What do you mean it’s Valentine’s Day?

It’s nearly here Tab readers… St Triffon’s day is almost upon us and we hope you’re as excited as we are!!!

What do you mean you don’t know what we’re on about? God you atheists are mainstream. How do you not know about St Triffon aka ‘The Pruner’, ‘The Drunkard’, ‘The Noseless’?

Ok maybe we’re being a bit facetious… if you’re not Bulgarian then chances are you probably know nothing of St Triffon the Pruner, patron saint of vineyards, wine producers, and bar owners. In case you’re wondering why The Tab is now doing articles about Bulgarian Orthodox saints, his feast day coincides with St Valentine’s day, and is actually (we believe) superior to the now somewhat corporate Valentine’s day.

So with that in mind we’d like to present to you 5 reasons why you should cancel that dinner reservation with your better half (assuming you have one), call up your mates, and prepare for a Big Balkan Bonanza.


1) It’s basically a religious obligation to get sloshed and party

You’ve got to love a saint whose nickname is ‘The Drunkard’. Famed for his love of red wine (which he used to make) having a bottle or 5 of a nice red is really the only thing we imagine he would have an issue with you skipping out over the course of your festivities. But you should still be responsible: one story tells of how, before he was a saint and possibly under the influence of his favourite tipple, he made fun of the Virgin Mary when she appeared to him in his vineyard. Miffed, she told him to cut off his nose with his pruners, which he promptly did. Oh yes, I’m sure you think you’re hardcore for downing a dirty pint for your NekNom, he puts you to shame.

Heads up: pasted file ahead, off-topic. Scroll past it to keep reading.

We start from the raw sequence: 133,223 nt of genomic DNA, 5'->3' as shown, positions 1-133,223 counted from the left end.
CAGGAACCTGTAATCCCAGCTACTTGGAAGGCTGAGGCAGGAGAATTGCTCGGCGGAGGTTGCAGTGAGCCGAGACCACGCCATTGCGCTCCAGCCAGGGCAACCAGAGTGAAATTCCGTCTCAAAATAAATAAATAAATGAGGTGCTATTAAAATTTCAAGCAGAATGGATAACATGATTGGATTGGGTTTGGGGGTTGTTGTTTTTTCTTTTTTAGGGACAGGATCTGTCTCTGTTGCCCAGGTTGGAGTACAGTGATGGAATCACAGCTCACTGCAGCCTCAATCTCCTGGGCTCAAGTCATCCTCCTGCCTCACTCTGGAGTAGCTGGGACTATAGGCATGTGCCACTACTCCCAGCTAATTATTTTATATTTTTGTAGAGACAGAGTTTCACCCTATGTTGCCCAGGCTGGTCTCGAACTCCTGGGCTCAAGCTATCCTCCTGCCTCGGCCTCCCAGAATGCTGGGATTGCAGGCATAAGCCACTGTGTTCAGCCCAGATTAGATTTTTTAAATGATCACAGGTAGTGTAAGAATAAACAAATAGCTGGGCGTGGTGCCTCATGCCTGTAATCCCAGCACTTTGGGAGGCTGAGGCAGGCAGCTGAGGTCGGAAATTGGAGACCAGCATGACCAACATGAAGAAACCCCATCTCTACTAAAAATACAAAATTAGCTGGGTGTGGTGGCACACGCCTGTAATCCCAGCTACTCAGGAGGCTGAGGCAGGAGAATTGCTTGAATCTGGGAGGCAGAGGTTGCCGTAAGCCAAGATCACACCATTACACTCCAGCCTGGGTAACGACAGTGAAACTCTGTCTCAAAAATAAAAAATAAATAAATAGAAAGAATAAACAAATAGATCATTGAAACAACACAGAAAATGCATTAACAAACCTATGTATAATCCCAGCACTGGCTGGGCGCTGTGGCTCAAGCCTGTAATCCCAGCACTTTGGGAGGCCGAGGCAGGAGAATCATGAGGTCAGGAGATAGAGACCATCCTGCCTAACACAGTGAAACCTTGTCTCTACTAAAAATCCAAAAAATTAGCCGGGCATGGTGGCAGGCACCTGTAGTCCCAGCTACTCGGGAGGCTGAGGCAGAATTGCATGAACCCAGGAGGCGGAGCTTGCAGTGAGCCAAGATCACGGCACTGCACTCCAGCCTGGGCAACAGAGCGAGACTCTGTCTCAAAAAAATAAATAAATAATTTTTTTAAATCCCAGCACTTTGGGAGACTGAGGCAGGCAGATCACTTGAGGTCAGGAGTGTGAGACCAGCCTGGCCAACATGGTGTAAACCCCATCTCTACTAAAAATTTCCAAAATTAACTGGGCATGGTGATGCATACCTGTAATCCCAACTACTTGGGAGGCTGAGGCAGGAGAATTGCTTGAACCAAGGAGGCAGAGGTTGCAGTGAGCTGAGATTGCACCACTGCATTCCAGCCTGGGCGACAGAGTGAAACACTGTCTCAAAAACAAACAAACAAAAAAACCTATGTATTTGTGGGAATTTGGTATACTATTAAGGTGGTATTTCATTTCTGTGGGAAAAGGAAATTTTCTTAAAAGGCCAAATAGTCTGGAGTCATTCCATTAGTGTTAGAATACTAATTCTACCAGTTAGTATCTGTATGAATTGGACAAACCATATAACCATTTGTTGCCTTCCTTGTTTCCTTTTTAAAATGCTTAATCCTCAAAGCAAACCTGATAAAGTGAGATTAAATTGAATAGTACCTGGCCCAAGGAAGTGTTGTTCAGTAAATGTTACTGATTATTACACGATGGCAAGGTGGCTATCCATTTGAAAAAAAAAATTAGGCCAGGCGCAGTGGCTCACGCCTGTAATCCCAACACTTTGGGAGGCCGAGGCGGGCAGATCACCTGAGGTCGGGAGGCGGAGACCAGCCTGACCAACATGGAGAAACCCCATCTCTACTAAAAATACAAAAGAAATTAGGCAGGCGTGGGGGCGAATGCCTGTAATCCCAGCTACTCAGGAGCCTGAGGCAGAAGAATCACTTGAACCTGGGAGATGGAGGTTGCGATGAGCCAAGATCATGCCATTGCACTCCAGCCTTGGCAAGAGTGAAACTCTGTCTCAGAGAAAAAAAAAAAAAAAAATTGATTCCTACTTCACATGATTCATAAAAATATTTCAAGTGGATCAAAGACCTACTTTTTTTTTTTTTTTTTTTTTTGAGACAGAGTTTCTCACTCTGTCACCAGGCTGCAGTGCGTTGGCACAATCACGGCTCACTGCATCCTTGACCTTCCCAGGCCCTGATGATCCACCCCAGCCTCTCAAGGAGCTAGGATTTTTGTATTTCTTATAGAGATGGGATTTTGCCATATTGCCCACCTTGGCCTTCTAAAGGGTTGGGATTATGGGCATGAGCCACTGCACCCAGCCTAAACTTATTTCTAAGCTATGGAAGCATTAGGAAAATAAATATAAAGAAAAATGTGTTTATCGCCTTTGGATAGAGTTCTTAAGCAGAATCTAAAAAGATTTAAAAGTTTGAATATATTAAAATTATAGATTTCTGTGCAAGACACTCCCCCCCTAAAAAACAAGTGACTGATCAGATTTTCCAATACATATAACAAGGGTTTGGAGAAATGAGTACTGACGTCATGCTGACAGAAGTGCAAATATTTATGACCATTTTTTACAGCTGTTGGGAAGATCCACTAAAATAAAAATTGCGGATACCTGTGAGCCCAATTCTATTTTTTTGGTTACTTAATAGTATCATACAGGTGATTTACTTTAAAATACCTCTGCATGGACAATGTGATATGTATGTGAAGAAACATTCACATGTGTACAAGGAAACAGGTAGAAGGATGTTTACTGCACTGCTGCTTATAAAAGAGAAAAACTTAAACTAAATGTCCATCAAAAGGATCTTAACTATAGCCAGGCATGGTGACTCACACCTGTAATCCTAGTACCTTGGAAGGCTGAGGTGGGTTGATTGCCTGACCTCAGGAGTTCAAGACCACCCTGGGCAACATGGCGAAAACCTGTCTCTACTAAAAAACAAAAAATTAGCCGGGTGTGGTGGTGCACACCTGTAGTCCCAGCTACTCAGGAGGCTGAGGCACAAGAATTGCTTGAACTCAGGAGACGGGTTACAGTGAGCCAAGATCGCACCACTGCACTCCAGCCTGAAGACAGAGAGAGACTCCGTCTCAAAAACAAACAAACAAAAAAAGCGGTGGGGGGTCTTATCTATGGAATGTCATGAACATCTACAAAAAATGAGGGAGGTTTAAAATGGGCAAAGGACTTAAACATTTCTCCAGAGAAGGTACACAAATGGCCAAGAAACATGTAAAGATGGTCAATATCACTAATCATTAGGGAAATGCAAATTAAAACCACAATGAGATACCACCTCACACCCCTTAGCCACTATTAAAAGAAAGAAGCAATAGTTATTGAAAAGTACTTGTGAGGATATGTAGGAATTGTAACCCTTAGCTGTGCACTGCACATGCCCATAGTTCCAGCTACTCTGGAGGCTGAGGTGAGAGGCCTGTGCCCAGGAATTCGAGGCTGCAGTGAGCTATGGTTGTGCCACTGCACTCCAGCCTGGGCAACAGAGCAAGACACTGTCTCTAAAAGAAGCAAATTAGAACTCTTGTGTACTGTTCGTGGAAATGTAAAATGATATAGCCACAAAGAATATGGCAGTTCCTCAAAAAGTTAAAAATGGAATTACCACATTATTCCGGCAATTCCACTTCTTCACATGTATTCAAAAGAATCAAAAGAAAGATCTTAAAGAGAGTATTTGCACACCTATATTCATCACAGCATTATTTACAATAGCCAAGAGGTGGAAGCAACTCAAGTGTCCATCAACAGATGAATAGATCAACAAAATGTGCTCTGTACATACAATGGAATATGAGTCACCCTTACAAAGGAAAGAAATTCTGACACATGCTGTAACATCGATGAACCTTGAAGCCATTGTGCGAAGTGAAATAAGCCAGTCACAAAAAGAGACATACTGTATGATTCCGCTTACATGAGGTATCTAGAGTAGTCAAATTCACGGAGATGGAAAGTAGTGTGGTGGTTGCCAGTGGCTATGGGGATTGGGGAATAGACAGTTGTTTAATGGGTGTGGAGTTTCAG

It should look a bit like this

2) It’s inclusive

A common charge levied against Valentine’s day is that it excludes those who are aesthetically or personably challenged (i.e. the ugly and/or boring) and makes them feel like crap. Well good news! Bulgarians (and now you) use St Triffon’s day to get together with all your friends and have a good time. Sure couples nowadays might give a card to each other, but Triffon’s really the guy calling the shots today!

Bad Triff

Good Triff

 3) It’s cheaper

Come 14th February you won’t need to be dishing out on expensive chocolates or three course meals in fancy eateries. St Triffon’s day comes with a traditional spread including chicken, sausages, omelette, fresh bread, and cheese cake. By our calculation this should cost a party of 8 about £20 from Tesco. However the spirit of it is more in having fun with your mates, so I’m sure Triff won’t be cross if you just get a takeaway instead.

Imagine this but, like, bigger and with more meat

4) There’s no sacharine cards, cutesy rhymes, or tacky merchandise

Good news: ‘Roses are red, Violets are blue, Nothing in this crazy world, Could keep me from loving you!’ doesn’t rhyme in Bulgarian. Neither do any of those oft-used, slightly creepy funny ones like ‘Roses are red, Violets are blue, I have a gun, Get in my van’. As an added benefit, our research shows that St Triffon’s day also lacks any form of tacky crap like cards or presents. And if you STILL feel obliged to bring a gift to someone, then a bottle of red is again the most appropriate gift to give (the astute among you may have noticed a wine theme in this article).

5) It’s so good you can do it twice in a year

In the Old Calendar his feast day is on the 1st February, but on the Gregorian calendar (the one we use now) it’s the 14th. Most Bulgarians do it on the 14th, but it is perfectly acceptable to do it on the 1st. And in fact it means that if any of your mates can’t do it on the one day, you can just do it on the other: there is no maximum or minimum limit to the number of mates you need for a good St Triff’s day.